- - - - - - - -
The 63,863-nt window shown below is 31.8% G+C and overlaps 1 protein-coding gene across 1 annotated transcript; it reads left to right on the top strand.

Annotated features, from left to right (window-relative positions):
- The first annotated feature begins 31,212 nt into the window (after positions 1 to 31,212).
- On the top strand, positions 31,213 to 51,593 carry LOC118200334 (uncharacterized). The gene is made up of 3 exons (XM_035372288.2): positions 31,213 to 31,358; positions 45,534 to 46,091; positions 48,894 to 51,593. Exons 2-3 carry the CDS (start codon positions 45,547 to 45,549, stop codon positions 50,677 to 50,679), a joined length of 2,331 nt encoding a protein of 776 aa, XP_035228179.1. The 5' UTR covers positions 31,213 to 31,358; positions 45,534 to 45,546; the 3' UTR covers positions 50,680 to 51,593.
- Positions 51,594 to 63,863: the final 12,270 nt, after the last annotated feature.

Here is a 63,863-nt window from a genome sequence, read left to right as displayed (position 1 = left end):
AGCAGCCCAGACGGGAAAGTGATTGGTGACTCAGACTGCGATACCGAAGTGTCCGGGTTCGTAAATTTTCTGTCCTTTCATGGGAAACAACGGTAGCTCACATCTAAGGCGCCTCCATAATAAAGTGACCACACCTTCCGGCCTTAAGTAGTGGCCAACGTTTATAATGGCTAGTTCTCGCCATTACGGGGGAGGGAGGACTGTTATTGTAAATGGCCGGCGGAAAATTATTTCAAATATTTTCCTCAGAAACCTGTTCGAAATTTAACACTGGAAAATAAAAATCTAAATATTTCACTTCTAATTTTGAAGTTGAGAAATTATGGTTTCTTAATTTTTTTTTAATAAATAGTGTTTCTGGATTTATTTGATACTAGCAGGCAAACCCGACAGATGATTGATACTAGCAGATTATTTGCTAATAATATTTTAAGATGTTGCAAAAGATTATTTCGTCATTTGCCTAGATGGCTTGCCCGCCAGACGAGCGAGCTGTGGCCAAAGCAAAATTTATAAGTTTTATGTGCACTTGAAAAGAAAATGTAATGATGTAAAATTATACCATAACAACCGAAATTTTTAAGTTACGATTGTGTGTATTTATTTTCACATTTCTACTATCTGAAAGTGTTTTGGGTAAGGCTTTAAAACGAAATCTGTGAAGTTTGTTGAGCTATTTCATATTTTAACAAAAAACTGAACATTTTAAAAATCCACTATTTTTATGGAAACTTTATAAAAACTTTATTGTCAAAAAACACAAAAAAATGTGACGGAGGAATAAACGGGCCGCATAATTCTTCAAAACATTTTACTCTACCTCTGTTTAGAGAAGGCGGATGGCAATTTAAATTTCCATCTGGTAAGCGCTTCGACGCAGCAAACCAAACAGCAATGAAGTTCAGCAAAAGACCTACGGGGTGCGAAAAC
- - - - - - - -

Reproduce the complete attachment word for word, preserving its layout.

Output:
The 63,863-nt window shown below is 31.8% G+C and overlaps 1 protein-coding gene across 1 annotated transcript; it reads left to right on the top strand.

Annotated features, from left to right (window-relative positions):
- The first annotated feature begins 31,212 nt into the window (after positions 1 to 31,212).
- On the top strand, positions 31,213 to 51,593 carry LOC118200334 (uncharacterized). The gene is made up of 3 exons (XM_035372288.2): positions 31,213 to 31,358; positions 45,534 to 46,091; positions 48,894 to 51,593. Exons 2-3 carry the CDS (start codon positions 45,547 to 45,549, stop codon positions 50,677 to 50,679), a joined length of 2,331 nt encoding a protein of 776 aa, XP_035228179.1. The 5' UTR covers positions 31,213 to 31,358; positions 45,534 to 45,546; the 3' UTR covers positions 50,680 to 51,593.
- Positions 51,594 to 63,863: the final 12,270 nt, after the last annotated feature.

Here is a 63,863-nt window from a genome sequence, read left to right as displayed (position 1 = left end):
AGCAGCCCAGACGGGAAAGTGATTGGTGACTCAGACTGCGATACCGAAGTGTCCGGGTTCGTAAATTTTCTGTCCTTTCATGGGAAACAACGGTAGCTCACATCTAAGGCGCCTCCATAATAAAGTGACCACACCTTCCGGCCTTAAGTAGTGGCCAACGTTTATAATGGCTAGTTCTCGCCATTACGGGGGAGGGAGGACTGTTATTGTAAATGGCCGGCGGAAAATTATTTCAAATATTTTCCTCAGAAACCTGTTCGAAATTTAACACTGGAAAATAAAAATCTAAATATTTCACTTCTAATTTTGAAGTTGAGAAATTATGGTTTCTTAATTTTTTTTTAATAAATAGTGTTTCTGGATTTATTTGATACTAGCAGGCAAACCCGACAGATGATTGATACTAGCAGATTATTTGCTAATAATATTTTAAGATGTTGCAAAAGATTATTTCGTCATTTGCCTAGATGGCTTGCCCGCCAGACGAGCGAGCTGTGGCCAAAGCAAAATTTATAAGTTTTATGTGCACTTGAAAAGAAAATGTAATGATGTAAAATTATACCATAACAACCGAAATTTTTAAGTTACGATTGTGTGTATTTATTTTCACATTTCTACTATCTGAAAGTGTTTTGGGTAAGGCTTTAAAACGAAATCTGTGAAGTTTGTTGAGCTATTTCATATTTTAACAAAAAACTGAACATTTTAAAAATCCACTATTTTTATGGAAACTTTATAAAAACTTTATTGTCAAAAAACACAAAAAAATGTGACGGAGGAATAAACGGGCCGCATAATTCTTCAAAACATTTTACTCTACCTCTGTTTAGAGAAGGCGGATGGCAATTTAAATTTCCATCTGGTAAGCGCTTCGACGCAGCAAACCAAACAGCAATGAAGTTCAGCAAAAGACCTACGGGGTGCGAAAAC